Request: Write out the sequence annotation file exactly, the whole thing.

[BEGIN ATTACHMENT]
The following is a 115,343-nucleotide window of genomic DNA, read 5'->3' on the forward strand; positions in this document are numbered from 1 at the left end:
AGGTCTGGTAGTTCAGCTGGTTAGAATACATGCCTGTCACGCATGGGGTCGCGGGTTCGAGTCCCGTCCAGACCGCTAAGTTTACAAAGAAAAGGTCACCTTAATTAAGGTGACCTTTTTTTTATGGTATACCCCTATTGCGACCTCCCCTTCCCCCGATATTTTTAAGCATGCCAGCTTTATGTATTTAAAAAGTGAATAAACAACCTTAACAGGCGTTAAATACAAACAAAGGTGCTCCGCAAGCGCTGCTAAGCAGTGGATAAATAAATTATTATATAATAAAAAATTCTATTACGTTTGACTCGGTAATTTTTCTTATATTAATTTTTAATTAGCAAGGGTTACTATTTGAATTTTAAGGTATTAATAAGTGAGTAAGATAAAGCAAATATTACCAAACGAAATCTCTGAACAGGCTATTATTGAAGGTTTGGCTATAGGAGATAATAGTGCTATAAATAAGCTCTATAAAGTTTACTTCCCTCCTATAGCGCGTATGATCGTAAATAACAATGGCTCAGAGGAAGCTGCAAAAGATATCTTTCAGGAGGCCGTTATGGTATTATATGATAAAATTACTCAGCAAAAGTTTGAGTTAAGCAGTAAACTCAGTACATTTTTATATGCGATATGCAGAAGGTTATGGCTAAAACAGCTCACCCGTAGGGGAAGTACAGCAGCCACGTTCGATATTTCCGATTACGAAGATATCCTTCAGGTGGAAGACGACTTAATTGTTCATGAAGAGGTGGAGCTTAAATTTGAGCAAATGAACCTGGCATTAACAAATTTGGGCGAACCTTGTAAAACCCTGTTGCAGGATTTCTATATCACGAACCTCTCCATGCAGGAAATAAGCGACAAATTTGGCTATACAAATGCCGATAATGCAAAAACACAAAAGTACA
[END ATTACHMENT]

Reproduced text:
The following is a 115,343-nucleotide window of genomic DNA, read 5'->3' on the forward strand; positions in this document are numbered from 1 at the left end:
AGGTCTGGTAGTTCAGCTGGTTAGAATACATGCCTGTCACGCATGGGGTCGCGGGTTCGAGTCCCGTCCAGACCGCTAAGTTTACAAAGAAAAGGTCACCTTAATTAAGGTGACCTTTTTTTTATGGTATACCCCTATTGCGACCTCCCCTTCCCCCGATATTTTTAAGCATGCCAGCTTTATGTATTTAAAAAGTGAATAAACAACCTTAACAGGCGTTAAATACAAACAAAGGTGCTCCGCAAGCGCTGCTAAGCAGTGGATAAATAAATTATTATATAATAAAAAATTCTATTACGTTTGACTCGGTAATTTTTCTTATATTAATTTTTAATTAGCAAGGGTTACTATTTGAATTTTAAGGTATTAATAAGTGAGTAAGATAAAGCAAATATTACCAAACGAAATCTCTGAACAGGCTATTATTGAAGGTTTGGCTATAGGAGATAATAGTGCTATAAATAAGCTCTATAAAGTTTACTTCCCTCCTATAGCGCGTATGATCGTAAATAACAATGGCTCAGAGGAAGCTGCAAAAGATATCTTTCAGGAGGCCGTTATGGTATTATATGATAAAATTACTCAGCAAAAGTTTGAGTTAAGCAGTAAACTCAGTACATTTTTATATGCGATATGCAGAAGGTTATGGCTAAAACAGCTCACCCGTAGGGGAAGTACAGCAGCCACGTTCGATATTTCCGATTACGAAGATATCCTTCAGGTGGAAGACGACTTAATTGTTCATGAAGAGGTGGAGCTTAAATTTGAGCAAATGAACCTGGCATTAACAAATTTGGGCGAACCTTGTAAAACCCTGTTGCAGGATTTCTATATCACGAACCTCTCCATGCAGGAAATAAGCGACAAATTTGGCTATACAAATGCCGATAATGCAAAAACACAAAAGTACA